New Wildlife Conservation Laboratory Launched at Los Amigos Biological Station
August 15, 2021
Our Los Amigos Biological Station has long been at the center of cutting-edge scientific research in the Amazon. Now we are taking that role one step further. This year, we launched a new Wildlife Conservation Laboratory there to carry out wildlife health and biodiversity monitoring using the latest technology. This laboratory will be capable of carrying out advanced wildlife tracking, conservation genomics, safe pathogen screening, and toxicology monitoring of key species in the Amazon. This targeted biodiversity monitoring will enable us to gather vital data on zoonotic diseases and transmission risks in the region, generating the information government health agencies need to protect local people – and, in our globalized world, people everywhere – from diseases that cross the human-wildlife interface.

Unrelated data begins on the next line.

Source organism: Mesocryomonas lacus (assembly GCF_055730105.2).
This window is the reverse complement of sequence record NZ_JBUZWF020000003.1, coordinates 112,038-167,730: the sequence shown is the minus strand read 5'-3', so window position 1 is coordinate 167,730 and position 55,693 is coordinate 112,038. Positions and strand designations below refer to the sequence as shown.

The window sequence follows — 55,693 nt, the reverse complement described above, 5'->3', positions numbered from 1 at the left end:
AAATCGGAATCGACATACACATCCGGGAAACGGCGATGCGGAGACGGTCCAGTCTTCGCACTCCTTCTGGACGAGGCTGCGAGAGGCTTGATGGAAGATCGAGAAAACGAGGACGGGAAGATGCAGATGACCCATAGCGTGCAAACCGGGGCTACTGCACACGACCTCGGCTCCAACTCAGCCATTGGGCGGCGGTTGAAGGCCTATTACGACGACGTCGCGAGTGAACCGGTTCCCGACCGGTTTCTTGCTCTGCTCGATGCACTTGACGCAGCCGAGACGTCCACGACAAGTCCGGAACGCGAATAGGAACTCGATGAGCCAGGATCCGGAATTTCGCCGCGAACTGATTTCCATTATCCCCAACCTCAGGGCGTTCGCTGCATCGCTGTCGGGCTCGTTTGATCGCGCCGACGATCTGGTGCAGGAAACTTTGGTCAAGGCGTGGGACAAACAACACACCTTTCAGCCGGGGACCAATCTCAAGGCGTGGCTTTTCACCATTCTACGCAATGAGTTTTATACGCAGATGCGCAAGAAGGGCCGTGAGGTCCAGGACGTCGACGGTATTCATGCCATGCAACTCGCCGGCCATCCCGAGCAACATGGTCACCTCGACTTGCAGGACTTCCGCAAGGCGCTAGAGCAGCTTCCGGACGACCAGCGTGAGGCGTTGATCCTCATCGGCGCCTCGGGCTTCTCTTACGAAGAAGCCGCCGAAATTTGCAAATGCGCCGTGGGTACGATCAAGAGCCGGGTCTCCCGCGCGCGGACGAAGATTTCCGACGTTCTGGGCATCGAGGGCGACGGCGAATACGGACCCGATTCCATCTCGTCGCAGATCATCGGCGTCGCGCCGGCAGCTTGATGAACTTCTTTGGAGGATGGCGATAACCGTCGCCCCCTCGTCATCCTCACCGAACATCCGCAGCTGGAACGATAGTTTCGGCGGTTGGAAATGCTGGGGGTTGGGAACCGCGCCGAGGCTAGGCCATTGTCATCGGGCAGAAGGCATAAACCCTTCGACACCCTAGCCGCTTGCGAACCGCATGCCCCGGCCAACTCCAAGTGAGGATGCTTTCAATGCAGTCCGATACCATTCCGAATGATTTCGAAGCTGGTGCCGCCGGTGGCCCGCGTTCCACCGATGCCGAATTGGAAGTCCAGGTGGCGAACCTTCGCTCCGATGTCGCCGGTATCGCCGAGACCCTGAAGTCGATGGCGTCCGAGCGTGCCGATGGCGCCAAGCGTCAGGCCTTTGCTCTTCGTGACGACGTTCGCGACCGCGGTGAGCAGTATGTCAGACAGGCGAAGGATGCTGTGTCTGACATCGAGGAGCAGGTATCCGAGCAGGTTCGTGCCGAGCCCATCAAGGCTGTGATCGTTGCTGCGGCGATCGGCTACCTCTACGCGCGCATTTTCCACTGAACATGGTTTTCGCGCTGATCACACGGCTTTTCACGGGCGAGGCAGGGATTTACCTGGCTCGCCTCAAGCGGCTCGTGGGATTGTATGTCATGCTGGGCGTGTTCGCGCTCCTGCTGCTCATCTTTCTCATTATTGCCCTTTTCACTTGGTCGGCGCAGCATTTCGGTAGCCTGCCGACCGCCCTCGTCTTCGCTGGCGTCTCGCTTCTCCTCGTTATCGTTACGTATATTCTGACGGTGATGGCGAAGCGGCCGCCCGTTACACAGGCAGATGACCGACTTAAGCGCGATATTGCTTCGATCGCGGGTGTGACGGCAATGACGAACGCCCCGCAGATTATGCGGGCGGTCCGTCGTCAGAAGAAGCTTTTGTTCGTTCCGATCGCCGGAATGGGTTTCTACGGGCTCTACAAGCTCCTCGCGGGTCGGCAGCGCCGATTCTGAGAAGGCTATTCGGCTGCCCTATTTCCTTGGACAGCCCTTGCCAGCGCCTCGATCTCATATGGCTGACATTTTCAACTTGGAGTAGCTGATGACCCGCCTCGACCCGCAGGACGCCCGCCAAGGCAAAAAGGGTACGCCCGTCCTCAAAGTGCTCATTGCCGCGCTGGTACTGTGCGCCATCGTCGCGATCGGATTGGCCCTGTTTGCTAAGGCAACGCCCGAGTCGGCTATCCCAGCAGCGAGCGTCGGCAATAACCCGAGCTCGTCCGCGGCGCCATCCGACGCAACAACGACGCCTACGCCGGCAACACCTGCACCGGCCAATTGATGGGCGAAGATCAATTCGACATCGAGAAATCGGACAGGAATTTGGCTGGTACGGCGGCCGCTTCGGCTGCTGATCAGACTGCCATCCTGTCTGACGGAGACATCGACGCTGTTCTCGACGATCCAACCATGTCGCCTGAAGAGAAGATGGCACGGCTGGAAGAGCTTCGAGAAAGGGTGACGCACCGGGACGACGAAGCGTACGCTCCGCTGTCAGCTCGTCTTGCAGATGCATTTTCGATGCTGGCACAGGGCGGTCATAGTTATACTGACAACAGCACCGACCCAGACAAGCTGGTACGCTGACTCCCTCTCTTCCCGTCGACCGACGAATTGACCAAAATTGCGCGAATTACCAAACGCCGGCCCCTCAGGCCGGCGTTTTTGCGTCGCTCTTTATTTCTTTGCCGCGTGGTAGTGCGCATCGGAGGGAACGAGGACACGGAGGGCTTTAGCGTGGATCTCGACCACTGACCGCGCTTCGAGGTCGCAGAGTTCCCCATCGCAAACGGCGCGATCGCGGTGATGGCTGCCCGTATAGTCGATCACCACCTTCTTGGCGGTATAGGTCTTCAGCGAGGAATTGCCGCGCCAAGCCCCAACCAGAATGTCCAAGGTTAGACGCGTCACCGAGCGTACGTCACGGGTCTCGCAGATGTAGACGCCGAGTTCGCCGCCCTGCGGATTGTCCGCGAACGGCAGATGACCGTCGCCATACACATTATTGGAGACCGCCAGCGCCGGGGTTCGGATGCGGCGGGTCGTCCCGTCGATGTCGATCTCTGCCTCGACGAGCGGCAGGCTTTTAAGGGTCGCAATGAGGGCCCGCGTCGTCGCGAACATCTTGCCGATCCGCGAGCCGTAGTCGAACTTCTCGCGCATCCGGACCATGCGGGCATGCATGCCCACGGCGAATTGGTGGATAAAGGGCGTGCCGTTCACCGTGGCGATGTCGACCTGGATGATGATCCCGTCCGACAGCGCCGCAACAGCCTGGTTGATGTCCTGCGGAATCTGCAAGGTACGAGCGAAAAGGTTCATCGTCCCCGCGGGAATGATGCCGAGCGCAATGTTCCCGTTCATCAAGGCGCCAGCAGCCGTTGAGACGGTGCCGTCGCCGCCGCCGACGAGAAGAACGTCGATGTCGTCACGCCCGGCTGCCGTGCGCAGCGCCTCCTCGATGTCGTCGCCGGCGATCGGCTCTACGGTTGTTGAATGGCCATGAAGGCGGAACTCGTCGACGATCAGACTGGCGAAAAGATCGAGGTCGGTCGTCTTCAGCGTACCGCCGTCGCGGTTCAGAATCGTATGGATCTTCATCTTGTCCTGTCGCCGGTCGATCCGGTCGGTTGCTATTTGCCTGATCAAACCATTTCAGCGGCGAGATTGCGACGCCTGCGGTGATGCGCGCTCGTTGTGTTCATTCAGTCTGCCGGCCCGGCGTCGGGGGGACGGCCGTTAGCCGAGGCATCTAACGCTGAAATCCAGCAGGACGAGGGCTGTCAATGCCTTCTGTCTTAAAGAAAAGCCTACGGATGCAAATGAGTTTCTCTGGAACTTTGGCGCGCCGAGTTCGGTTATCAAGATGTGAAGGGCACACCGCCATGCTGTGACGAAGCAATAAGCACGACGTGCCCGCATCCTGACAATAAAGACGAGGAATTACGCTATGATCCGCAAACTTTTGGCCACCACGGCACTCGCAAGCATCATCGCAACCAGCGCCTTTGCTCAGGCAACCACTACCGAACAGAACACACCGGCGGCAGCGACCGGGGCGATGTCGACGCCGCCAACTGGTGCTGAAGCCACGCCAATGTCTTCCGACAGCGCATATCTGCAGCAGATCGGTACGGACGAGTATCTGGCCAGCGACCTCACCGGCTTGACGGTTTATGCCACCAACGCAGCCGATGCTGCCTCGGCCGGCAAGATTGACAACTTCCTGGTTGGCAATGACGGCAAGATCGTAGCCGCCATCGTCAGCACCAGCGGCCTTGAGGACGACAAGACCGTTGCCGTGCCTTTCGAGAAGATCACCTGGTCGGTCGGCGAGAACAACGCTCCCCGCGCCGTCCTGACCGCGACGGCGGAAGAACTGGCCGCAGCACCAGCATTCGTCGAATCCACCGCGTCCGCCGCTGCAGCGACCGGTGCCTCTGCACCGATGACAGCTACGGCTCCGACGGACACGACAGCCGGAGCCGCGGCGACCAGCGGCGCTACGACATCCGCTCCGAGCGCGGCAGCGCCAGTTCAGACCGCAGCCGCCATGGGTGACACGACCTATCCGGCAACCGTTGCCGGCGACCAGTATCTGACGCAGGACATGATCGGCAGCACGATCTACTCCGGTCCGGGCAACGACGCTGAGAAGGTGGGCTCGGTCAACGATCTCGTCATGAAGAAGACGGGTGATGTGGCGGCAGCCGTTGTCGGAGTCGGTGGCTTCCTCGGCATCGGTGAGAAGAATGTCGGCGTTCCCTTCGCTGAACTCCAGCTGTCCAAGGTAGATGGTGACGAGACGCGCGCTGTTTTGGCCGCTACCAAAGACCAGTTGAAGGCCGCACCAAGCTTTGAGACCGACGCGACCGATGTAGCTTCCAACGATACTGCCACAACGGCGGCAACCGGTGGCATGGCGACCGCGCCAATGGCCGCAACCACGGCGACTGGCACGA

A conservation technology “makerspace” for inventing new technologies and innovating current ones is also being created at the laboratory. This year researchers began working on a customized wildlife GPS tracking device much more lightweight, low-cost, and long-lasting than the ones currently in existence. The device takes advantage of a new long-range network of wildlife microchip reading stations, enabling scientists to track wildlife movement in a similar way that toll roads track cars through the EZ-Pass system.The data produced through this effort will be transformational for understanding how wildlife populations are adapting to climate change.
This new laboratory at Los Amigos, made possible thanks to the support of the Gordon and Betty Moore Foundation, is the first step towards a decentralized and locally based One Health laboratory network, for performing routine wildlife health assessments and in-country pathogen screening that could be replicated in rainforest countries around the world. To foster this, screening systems, protocols, and analyses will be developed to prioritize affordability and ease-of-use.
This story was featured in our 2020 Impact Report. Click here to read about other conservation successes from 2020.